The US has said it is not ruling out any option in dealing with North Korea and rebuffed China's proposal that called for the suspension of US-South Korea joint military exercises. Washington's ambassador to the United Nations said "all options are on the table" while countering the North's increasing provocative acts in the Korean peninsula.

Nikki Haley told reporters subsequent to the UN Security Council emergency session that the Trump administration is re-evaluating its options on North Korea. US officials added that a revised policy is needed to confront the Kim Jong-un regime.

"We are not dealing with a rational person. It is an unbelievable, irresponsible arrogance that we are seeing coming out of Kim Jong-un at this time," said Haley.

The top diplomat was speaking on the heels of Pyongyang's missile launch on Monday, 6 March. The North had fired off four ballistic missiles towards the Sea of Japan, or the East Sea, in a counter-action against the ongoing joint drills by Seoul and Washington.

Responding to Beijing's earlier call that the two countries should call off their exercises in exchange for North Korea's suspension of missile and nuclear activities, Haley said: "The military exercises that the US has been conducting with South Korea, we have been conducting for 40 years, annually every year. And we always notify North Korea before they happen. We're very transparent. We're very open. And we've always been clear on that. We've always thought that was very important."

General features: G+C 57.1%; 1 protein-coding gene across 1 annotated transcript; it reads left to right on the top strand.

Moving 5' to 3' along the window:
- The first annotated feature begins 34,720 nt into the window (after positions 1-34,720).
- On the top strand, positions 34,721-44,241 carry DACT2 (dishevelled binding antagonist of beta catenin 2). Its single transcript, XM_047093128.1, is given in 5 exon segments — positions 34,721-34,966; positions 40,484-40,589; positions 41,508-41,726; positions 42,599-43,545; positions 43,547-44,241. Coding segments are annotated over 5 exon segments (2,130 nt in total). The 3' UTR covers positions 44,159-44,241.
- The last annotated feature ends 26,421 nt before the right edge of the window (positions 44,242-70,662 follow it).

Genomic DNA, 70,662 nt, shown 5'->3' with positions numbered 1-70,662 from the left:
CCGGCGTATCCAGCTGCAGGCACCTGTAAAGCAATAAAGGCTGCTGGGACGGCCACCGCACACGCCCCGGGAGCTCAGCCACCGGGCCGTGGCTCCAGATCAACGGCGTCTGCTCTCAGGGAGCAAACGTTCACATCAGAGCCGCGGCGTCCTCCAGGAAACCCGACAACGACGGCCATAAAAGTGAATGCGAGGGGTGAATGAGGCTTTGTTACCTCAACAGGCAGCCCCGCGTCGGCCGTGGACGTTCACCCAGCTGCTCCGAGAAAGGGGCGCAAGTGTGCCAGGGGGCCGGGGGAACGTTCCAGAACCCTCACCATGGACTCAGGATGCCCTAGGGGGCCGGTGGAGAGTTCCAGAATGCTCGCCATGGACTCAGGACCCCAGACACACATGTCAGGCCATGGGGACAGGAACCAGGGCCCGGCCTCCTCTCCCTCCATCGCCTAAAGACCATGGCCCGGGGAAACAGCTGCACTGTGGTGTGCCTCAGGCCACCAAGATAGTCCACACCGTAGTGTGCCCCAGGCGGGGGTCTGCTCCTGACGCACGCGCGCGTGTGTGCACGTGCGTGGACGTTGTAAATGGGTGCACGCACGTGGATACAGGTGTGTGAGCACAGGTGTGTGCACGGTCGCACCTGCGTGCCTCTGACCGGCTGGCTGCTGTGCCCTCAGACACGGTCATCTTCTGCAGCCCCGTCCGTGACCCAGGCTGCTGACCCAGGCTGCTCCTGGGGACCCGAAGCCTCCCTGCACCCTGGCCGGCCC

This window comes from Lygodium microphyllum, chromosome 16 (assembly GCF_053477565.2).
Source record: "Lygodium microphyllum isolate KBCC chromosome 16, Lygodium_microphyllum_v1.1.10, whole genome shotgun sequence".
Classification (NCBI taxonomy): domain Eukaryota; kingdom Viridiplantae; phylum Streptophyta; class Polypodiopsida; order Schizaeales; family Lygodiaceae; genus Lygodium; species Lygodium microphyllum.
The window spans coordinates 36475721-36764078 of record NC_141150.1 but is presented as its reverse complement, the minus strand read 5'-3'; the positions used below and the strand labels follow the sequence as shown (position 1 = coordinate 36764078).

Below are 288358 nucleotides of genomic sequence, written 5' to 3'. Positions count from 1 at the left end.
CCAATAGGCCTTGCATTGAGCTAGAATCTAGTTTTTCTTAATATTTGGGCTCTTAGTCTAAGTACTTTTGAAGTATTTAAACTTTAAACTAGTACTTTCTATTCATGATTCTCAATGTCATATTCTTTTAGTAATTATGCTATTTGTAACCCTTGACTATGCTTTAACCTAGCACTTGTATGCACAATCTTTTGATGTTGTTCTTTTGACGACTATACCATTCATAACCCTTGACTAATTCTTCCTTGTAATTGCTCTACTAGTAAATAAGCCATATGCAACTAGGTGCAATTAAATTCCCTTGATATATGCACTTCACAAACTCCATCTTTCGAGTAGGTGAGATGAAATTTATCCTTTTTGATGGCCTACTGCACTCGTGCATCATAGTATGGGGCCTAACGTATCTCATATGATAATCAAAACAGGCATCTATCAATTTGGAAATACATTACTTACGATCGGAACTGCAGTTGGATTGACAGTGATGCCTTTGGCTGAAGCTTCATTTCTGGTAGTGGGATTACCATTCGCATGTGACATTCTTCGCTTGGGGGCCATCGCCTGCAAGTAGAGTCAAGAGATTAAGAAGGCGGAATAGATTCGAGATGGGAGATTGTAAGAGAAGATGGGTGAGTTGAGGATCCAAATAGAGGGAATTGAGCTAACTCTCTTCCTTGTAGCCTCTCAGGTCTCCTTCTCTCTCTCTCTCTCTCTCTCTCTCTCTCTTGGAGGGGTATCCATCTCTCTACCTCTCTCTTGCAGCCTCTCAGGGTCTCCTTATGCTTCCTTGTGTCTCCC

North Korea Kim Jong-un missiles
North Korean leader Kim Jong-un acknowledges the applause of those around him as he supervises the launch of ballistic rockets KCNA/Reuters

The US State Department has said that Washington should come up with a fresh strategy to scale down the North's attempts. In a rare public admission, the department's spokesperson Mark Toner said: "All of the efforts we have taken thus far to attempt to persuade North Korea to engage in meaningful negotiations have fallen short, to be honest. So we need to look at new ways to convince them, to persuade them, that it's in their interests."